Jayasimha is an NRI residing in Indonesia. He wants to know how he can invest better in order to achieve his goals
12-Nov-2015 •Avneet Kaur
I am 41 year old Indonesian NRI. My wife and a 9-yr old son are financially dependent on me. I earn a monthly salary of ₹1,90,000. I have an additional income of ₹2,900 p.m from agriland. I spend a total of ₹1,04,500 per month which constitutes household expenditure of ₹60,000 and remaining is home loan EMI (home loan of ₹42 lakh). At present I do not have any term life insurance or health insurance. I have several insurance cum investment plans from LIC namely, LIC Endowment, LIC Jeevan Anand, LIC Janraksha Endowment, LIC Komal Jeevan and LIC Money Back. I have invested into mutual funds which include BSL Pure Value, HDFC Infrastructure, HDFC Mid Cap Opportunities, ICICI Pru Focused Bluechip Equity, Reliance Equity Opportunities and SBI Magnum Tax Gain. Apart from mutual funds, I have invested into direct stocks, PPF, and real estate. I own an agricultural land too. I have kept ₹2,50,000 in my savings bank account as emergency fund.
My goals include my son's higher education, his marriage and saving for my retirement. I am not concerned of taxation as my taxes are taken care of by my employer.
What he has (Cash Flow)
What he wants (Goals)
What he should do
Emergency fund: Jayasimha already has ₹2.5 lakh in his bank account for any emergency. However, since he has a kid, we recommend that he should increase his contingency kitty by ₹1 lakh. He may opt for the sweep-in facility to earn higher returns.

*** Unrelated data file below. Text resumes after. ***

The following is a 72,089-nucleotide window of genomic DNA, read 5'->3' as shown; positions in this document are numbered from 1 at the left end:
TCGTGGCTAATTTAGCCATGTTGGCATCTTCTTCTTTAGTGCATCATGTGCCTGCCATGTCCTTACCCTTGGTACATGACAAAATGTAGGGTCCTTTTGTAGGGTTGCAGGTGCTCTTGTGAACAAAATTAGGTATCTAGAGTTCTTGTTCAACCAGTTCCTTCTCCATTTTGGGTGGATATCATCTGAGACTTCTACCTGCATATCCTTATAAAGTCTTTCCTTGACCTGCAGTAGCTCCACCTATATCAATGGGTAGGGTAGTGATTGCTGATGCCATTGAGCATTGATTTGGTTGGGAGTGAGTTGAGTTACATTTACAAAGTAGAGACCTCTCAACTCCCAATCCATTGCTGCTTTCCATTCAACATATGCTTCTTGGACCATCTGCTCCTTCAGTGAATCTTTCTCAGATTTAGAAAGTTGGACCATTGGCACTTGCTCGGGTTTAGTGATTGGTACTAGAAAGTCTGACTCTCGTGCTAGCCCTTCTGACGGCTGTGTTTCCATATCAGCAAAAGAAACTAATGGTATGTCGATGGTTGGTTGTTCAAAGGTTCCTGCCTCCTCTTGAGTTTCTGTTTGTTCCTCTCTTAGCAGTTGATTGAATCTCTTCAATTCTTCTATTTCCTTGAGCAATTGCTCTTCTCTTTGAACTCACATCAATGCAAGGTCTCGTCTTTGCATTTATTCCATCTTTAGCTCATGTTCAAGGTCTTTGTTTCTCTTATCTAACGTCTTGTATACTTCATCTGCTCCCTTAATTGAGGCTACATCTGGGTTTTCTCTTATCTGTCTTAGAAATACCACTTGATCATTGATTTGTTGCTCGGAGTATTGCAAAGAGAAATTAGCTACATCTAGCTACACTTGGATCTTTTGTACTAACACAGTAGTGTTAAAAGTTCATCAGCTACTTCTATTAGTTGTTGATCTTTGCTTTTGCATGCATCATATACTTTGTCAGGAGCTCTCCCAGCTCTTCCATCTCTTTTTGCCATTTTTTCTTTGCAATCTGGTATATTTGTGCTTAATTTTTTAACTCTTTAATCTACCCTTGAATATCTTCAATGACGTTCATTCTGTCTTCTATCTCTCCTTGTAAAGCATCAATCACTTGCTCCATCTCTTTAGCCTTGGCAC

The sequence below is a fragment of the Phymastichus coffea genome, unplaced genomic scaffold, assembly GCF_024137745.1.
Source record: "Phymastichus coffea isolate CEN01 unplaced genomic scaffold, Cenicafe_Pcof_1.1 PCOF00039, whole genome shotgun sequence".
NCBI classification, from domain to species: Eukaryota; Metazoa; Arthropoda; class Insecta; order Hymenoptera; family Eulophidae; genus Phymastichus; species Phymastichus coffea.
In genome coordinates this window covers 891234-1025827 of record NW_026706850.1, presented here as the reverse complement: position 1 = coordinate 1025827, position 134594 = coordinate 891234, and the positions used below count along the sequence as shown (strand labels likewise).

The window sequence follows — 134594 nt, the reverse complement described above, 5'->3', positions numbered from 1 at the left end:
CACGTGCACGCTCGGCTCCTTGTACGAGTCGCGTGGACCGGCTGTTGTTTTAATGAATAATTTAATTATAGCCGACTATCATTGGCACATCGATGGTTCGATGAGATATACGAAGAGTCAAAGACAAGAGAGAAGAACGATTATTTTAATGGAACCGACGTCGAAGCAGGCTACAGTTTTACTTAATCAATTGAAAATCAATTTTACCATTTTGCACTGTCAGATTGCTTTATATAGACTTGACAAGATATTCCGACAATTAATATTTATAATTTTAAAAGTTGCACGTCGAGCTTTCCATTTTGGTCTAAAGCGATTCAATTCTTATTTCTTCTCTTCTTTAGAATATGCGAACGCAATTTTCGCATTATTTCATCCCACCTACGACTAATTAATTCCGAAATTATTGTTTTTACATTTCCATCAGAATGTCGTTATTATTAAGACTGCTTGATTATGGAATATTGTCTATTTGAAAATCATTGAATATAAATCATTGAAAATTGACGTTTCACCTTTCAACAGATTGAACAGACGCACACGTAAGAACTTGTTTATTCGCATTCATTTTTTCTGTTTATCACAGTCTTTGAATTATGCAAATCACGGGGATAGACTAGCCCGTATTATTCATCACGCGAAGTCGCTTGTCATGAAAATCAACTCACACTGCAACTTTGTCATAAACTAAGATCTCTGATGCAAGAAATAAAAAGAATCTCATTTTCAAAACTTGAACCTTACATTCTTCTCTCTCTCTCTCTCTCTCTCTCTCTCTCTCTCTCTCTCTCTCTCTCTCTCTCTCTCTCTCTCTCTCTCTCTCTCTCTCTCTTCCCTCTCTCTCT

Health insurance: Jayasimha and his family do not have health insurance. This could be very risky. A family-floater policy covering the three would be suitable.
Life insurance: Jayasimha's insurance cover is inadequate. Also, he has bought all traditional life insurance policies. Endowment plans and money-back policies neither disclose expenses nor investment avenues. Their returns are also very less. Jayasimha has also insured his child. Insuring a dependent makes no sense. Life insurance is taken for an earning member, especially when he is the sole breadwinner. Jayasimha should make a planned exit from these policies to limit his losses. He must go for a term-insurance cover of at least ₹40 lakh.
Investments: 83 per cent of Jayasimha's investments are in mid and small caps. This is fine considering the long time he has to achieve his goals. He is investing via both mutual funds and direct equity. He may continue investing directly in stocks if he has a high risk appetite, is interested in stocks and understands the market; he should not speculate on stocks. He can also take the mutual-fund route alone if he can't manage stocks.
Looking at his fund portfolio, he has invested in an infrastructure fund. Being a sectoral fund, it restricts itself to the same sector, even if the sector underperforms. He may sell it. He may also exit UTI Gold Exchange Traded Fund. Jayasimha must exit his three-star-rated funds. He may continue investing in ICICI Pru Focused Bluechip Equity, HDFC Mid Cap Opportunities and SBI Magnum Taxgain. He must start switching to debt gradually once his goals near.
For his retirement corpus, we have assumed life expectancy of 80 years. If he survives longer, he will require more money. Once he exits his insurance policies, he will have an additional disposable sum of ₹1,59,500. It can be utilised for investing for his goals. He will still be left with some surplus, which he may use as per his own wish.